2. Transfer flowers to a sterilized 4 cup (1 litre) glass jar and add vodka.

3. Place wax paper over the jar and seal with a tight fitting lid.

4. Shake the jar well and set aside for 4 weeks in a dark and cool location.

5. Shake the jar daily.

6. After the 4 weeks, strain the liquid using a fine sieve or cheesecloth into another sterilized glass container. Add honey, seal with a tight fitting lid and shake well.

Serve the elixir cold or warmed in a saucepan. Drink 2 tbsp, 40 minutes before bed to treat mild insomnia.

So far I’ve brewed tea and the flavour is fresh and very soothing. I use 1 tsp of dried herb to 1 cup of boiling water and steep it for 8-10 minutes. I know Nicole loves its soothing effects at night with a little drizzle of honey, also delicious with its apple scented aroma.

Chamomile and Calendula (highlighted in another post) can not only be used internally but produce excellent skin soothing oils that reduce inflammation, redness, rash, burns, eczema, acne, bruises, varicose veins and rejuvenate sun damaged skin. Add a few drops into freshly cleansed skin or affected area and massage until absorbed.

1/2 cup dried German Chamomile flowers

1/2 cup dried Calendula flowers

1/4 cup dried rose petals

1/2 cup jojoba oil

1/4 cup cold pressed virgin olive oil

4 capsules of vitamin e oil (open capsule with a sharp knife and remove oil)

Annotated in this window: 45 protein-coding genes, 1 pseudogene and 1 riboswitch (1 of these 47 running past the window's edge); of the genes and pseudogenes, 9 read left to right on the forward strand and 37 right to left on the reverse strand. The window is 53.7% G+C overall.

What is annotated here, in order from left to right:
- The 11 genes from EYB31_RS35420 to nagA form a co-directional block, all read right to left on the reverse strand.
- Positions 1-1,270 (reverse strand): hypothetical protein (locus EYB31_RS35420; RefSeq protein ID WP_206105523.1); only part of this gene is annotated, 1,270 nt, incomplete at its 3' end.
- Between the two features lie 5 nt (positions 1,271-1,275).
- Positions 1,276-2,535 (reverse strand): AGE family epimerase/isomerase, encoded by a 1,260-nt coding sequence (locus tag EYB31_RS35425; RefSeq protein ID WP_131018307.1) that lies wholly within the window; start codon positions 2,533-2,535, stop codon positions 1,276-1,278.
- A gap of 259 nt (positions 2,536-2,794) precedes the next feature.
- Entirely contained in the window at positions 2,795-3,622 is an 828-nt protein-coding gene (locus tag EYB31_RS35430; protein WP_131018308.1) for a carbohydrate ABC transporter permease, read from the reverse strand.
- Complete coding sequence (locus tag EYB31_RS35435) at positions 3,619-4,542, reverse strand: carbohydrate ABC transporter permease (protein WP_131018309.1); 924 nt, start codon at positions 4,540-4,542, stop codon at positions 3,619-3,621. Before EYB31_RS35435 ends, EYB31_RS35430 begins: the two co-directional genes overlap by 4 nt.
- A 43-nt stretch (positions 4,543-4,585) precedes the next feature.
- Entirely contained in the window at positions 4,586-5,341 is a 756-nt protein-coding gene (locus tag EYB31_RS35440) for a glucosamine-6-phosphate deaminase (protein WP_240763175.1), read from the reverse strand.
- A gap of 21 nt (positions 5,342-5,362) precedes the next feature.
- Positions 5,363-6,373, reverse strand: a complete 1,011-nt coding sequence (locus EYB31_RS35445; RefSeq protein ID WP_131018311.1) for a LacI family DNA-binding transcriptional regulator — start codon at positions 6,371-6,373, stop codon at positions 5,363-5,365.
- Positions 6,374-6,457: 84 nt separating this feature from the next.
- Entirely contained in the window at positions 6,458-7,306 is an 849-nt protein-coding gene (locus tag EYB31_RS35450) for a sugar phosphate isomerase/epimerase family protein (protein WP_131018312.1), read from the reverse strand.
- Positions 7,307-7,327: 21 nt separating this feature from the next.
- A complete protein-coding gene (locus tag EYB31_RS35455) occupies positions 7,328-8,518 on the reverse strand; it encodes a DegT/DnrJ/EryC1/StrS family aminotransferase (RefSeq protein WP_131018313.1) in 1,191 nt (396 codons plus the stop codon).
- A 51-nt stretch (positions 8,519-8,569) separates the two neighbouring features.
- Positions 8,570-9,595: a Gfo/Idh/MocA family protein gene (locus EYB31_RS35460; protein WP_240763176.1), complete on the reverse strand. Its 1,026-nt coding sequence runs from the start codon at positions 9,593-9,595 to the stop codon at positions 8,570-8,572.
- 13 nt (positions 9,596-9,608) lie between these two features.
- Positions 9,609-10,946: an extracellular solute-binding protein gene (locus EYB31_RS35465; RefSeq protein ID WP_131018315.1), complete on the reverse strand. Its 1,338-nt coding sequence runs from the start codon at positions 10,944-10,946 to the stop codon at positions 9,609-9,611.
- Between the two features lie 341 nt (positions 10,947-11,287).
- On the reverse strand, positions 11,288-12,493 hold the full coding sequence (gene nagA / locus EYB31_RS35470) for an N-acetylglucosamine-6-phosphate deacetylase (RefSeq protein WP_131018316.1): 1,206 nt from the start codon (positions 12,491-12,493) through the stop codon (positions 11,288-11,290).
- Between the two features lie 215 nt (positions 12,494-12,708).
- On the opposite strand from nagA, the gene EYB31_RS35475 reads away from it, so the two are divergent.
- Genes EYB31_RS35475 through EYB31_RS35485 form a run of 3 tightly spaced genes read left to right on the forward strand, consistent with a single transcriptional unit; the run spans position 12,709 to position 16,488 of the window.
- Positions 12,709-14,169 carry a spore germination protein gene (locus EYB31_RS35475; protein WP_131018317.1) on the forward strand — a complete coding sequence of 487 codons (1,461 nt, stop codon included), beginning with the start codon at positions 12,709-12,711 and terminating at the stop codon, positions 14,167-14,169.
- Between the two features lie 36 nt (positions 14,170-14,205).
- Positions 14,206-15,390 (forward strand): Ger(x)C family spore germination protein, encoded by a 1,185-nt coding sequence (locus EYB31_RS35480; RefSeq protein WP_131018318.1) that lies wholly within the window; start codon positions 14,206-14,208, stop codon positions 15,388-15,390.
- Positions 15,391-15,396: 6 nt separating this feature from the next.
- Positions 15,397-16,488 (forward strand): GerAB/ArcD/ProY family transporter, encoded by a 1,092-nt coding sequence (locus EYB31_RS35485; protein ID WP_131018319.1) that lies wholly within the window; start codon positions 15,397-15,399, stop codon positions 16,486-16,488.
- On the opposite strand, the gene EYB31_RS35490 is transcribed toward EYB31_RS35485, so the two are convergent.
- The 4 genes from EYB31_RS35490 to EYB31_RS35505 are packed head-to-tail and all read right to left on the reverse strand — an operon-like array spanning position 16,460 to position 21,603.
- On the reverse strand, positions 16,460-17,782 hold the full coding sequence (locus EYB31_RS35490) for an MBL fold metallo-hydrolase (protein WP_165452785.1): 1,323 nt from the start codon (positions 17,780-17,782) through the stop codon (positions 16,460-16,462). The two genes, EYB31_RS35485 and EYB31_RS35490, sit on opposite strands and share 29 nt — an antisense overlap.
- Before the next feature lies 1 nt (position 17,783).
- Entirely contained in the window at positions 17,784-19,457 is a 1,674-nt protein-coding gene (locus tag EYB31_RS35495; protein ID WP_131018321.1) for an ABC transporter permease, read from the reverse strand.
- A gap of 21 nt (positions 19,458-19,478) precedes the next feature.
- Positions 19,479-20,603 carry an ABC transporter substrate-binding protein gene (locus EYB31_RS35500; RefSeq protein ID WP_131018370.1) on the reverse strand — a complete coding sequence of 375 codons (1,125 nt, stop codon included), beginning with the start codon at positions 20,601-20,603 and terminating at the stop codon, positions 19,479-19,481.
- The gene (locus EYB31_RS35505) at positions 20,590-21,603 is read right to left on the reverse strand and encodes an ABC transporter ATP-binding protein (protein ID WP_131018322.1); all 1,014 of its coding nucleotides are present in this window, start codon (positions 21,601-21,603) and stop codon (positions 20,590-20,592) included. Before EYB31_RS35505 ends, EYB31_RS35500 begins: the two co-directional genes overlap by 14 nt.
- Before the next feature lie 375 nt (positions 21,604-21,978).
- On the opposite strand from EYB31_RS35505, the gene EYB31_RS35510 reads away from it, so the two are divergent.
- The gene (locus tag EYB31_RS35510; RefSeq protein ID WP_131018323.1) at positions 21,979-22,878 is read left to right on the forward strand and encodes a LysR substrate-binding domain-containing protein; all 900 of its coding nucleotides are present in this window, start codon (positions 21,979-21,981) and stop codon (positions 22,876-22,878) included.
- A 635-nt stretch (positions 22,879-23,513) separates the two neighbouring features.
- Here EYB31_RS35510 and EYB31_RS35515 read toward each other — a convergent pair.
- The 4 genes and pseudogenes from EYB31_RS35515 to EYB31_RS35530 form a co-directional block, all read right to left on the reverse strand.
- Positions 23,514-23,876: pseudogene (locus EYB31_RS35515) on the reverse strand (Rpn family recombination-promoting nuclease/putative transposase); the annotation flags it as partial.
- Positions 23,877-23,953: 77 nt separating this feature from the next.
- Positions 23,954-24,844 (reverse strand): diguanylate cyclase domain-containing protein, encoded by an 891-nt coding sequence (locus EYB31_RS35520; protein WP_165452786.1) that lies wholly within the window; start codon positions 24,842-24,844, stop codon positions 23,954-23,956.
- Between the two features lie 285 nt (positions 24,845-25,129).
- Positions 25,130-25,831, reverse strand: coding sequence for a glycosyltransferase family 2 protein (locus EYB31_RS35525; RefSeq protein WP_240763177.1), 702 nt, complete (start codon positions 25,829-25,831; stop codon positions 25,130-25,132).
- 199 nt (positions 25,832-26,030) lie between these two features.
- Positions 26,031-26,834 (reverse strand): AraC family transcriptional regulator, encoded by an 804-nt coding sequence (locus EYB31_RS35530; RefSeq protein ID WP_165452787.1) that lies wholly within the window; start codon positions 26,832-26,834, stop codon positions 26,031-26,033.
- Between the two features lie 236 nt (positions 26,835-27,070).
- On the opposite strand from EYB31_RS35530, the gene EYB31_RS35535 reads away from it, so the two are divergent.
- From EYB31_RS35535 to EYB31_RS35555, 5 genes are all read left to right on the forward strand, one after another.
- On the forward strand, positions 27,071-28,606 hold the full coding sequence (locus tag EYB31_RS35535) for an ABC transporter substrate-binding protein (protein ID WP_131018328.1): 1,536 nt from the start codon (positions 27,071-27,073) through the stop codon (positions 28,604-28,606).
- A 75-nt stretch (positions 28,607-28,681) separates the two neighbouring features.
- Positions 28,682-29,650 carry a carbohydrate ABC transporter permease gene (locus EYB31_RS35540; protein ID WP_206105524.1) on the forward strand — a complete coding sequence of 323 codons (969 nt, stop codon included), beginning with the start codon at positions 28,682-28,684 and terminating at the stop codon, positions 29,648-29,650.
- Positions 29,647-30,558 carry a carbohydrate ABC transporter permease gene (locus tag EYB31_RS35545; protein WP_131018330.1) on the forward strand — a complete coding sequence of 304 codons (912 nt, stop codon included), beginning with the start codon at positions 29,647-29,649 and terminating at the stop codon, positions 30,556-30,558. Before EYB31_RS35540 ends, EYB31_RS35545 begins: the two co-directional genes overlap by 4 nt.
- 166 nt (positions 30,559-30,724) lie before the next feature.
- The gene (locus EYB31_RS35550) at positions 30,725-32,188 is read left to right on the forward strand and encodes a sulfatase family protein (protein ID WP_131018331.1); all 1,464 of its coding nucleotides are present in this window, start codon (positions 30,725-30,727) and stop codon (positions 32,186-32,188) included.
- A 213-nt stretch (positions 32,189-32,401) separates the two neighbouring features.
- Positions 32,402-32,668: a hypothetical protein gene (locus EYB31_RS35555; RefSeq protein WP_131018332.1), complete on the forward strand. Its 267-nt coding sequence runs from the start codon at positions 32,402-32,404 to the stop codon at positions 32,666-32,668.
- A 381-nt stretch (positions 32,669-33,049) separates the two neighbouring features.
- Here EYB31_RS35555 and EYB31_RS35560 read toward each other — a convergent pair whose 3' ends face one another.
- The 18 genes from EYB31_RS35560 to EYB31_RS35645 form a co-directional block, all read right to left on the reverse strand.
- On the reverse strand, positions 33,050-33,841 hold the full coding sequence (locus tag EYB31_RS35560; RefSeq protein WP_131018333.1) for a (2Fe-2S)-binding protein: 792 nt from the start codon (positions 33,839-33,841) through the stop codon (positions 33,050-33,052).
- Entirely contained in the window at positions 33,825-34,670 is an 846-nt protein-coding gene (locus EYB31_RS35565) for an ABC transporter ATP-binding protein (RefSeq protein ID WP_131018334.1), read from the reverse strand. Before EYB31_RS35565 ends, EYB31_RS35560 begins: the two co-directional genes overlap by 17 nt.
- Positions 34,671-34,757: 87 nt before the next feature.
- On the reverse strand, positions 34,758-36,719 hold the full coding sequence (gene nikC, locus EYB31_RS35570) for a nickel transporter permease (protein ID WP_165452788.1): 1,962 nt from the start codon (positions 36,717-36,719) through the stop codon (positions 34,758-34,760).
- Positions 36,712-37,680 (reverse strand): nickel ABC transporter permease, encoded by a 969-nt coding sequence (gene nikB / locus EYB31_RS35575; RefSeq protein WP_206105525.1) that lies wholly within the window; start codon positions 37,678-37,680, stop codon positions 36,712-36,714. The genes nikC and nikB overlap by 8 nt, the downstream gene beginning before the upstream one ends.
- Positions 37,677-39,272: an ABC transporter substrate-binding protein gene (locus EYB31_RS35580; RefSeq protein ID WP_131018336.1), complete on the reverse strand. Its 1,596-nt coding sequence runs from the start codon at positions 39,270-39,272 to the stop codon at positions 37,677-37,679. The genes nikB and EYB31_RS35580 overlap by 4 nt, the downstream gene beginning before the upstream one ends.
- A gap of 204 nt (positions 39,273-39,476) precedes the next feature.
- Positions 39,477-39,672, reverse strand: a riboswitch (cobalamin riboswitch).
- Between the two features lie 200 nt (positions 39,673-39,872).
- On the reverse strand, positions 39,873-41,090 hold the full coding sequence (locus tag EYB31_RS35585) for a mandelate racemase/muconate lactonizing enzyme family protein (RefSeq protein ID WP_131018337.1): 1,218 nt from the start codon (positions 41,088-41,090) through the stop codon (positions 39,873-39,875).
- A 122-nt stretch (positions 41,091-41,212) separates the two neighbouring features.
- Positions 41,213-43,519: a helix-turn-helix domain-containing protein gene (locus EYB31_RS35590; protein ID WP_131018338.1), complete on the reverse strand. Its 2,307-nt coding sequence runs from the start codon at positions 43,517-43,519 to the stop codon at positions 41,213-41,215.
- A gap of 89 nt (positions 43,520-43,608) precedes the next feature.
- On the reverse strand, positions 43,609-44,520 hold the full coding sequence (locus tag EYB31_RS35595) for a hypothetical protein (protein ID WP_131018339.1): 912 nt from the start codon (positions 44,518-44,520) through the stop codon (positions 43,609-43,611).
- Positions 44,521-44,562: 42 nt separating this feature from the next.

1. Sterilize jars and any utensils before preparing your skin oil. Be sure to leave at least 1/2 inch of head room in the jar.

2. Place all of the herbs in the clean glass jar.

3. Pour the oils over the herbs.

4. Seal with a tight fitting lid and store in a cool, dark location.

5. Shake daily for 4-8 weeks.

6. Strain the herbs using a cheesecloth and squeeze out as much of the oil as you can.

7. Store in dark bottles in a cool location. Use and share extras with friends and family for up to a year, if stored properly.

Tips for Using Blue German Chamomile Oil for Skin, Hair and Body

Aging skin/crows feet/dark circles under the eye: Before bed, cleanse skin and add a few drops and lightly massage into the skin.

Scars: Mix 3 drops of oil with a tsp of olive oil and lightly massage into scar tissue. You may also use this same formula for skin rashes and exzema.

Acne: Add 3-4 drops and dab onto cleansed skin to reduce scarring, inflammation and redness.

Sun damage/sun burn: Add 5 drops of oil to 1 cup of distilled water and spritz all over exposed skin.

Shiny hair: Add 3 drops of oil after washing and towel drying hair.

Chamomile also comes dried and powdered in capsule form for various conditions: 500-1000 mg, 2-3 x day, as a tincture: 3-5 ml, 2-3 x day, topical creams-follow instructions on packages.

The best time to moisturize your skin is immediately after a bath or shower. Add 4-5 drops of chamomile oil to some coconut oil and massage into skin to seal in moisture. I keep a bottle of this mixture in the bath along with calendula oil to relieve dry winter skin. Allow the oil to be absorbed before putting on any clothing.

The curiosity and delight of growing your own herbs and flowers has been a wonderful learning experience for us at CraveLife. Self-reliance is one of the main motivators, providing us with tasty, fresh, organic and chemical free options to nourish ourselves, friends and family. In sharing our experiences with you, we hope to inspire you to plant some of your own favourites and share your story of discovery with us. Nature knows what to do, even when we don’t.